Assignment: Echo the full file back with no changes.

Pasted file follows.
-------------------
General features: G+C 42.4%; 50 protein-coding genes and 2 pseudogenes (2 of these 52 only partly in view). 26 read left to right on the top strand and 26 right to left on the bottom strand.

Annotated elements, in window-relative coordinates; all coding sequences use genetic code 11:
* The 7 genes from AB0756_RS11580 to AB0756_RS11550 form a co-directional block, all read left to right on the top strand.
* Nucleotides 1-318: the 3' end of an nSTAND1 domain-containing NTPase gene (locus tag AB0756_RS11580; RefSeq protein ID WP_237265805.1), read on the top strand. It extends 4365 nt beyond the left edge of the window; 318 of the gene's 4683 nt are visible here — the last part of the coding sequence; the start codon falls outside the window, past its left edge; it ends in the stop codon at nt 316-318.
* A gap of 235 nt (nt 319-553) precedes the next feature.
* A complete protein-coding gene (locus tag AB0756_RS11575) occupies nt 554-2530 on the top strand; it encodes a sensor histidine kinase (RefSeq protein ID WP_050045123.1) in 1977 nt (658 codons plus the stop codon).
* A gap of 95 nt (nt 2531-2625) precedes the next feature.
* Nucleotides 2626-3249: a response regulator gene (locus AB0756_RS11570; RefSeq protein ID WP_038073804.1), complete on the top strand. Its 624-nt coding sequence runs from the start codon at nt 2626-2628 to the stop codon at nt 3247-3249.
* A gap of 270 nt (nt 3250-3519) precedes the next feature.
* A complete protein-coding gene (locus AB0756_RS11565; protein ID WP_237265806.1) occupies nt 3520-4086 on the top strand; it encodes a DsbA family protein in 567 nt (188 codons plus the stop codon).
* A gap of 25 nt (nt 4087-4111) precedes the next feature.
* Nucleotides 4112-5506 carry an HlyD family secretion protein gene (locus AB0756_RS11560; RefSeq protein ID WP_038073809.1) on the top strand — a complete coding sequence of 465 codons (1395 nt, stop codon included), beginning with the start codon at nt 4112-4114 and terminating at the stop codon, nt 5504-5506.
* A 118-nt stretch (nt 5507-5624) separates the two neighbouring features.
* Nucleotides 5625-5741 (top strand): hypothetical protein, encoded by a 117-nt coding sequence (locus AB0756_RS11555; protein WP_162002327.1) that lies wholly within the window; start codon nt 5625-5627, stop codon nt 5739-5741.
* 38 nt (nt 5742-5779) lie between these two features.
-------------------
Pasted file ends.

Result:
General features: G+C 42.4%; 50 protein-coding genes and 2 pseudogenes (2 of these 52 only partly in view). 26 read left to right on the top strand and 26 right to left on the bottom strand.

Annotated elements, in window-relative coordinates; all coding sequences use genetic code 11:
* The 7 genes from AB0756_RS11580 to AB0756_RS11550 form a co-directional block, all read left to right on the top strand.
* Nucleotides 1-318: the 3' end of an nSTAND1 domain-containing NTPase gene (locus tag AB0756_RS11580; RefSeq protein ID WP_237265805.1), read on the top strand. It extends 4365 nt beyond the left edge of the window; 318 of the gene's 4683 nt are visible here — the last part of the coding sequence; the start codon falls outside the window, past its left edge; it ends in the stop codon at nt 316-318.
* A gap of 235 nt (nt 319-553) precedes the next feature.
* A complete protein-coding gene (locus tag AB0756_RS11575) occupies nt 554-2530 on the top strand; it encodes a sensor histidine kinase (RefSeq protein ID WP_050045123.1) in 1977 nt (658 codons plus the stop codon).
* A gap of 95 nt (nt 2531-2625) precedes the next feature.
* Nucleotides 2626-3249: a response regulator gene (locus AB0756_RS11570; RefSeq protein ID WP_038073804.1), complete on the top strand. Its 624-nt coding sequence runs from the start codon at nt 2626-2628 to the stop codon at nt 3247-3249.
* A gap of 270 nt (nt 3250-3519) precedes the next feature.
* A complete protein-coding gene (locus AB0756_RS11565; protein ID WP_237265806.1) occupies nt 3520-4086 on the top strand; it encodes a DsbA family protein in 567 nt (188 codons plus the stop codon).
* A gap of 25 nt (nt 4087-4111) precedes the next feature.
* Nucleotides 4112-5506 carry an HlyD family secretion protein gene (locus AB0756_RS11560; RefSeq protein ID WP_038073809.1) on the top strand — a complete coding sequence of 465 codons (1395 nt, stop codon included), beginning with the start codon at nt 4112-4114 and terminating at the stop codon, nt 5504-5506.
* A 118-nt stretch (nt 5507-5624) separates the two neighbouring features.
* Nucleotides 5625-5741 (top strand): hypothetical protein, encoded by a 117-nt coding sequence (locus AB0756_RS11555; protein WP_162002327.1) that lies wholly within the window; start codon nt 5625-5627, stop codon nt 5739-5741.
* 38 nt (nt 5742-5779) lie between these two features.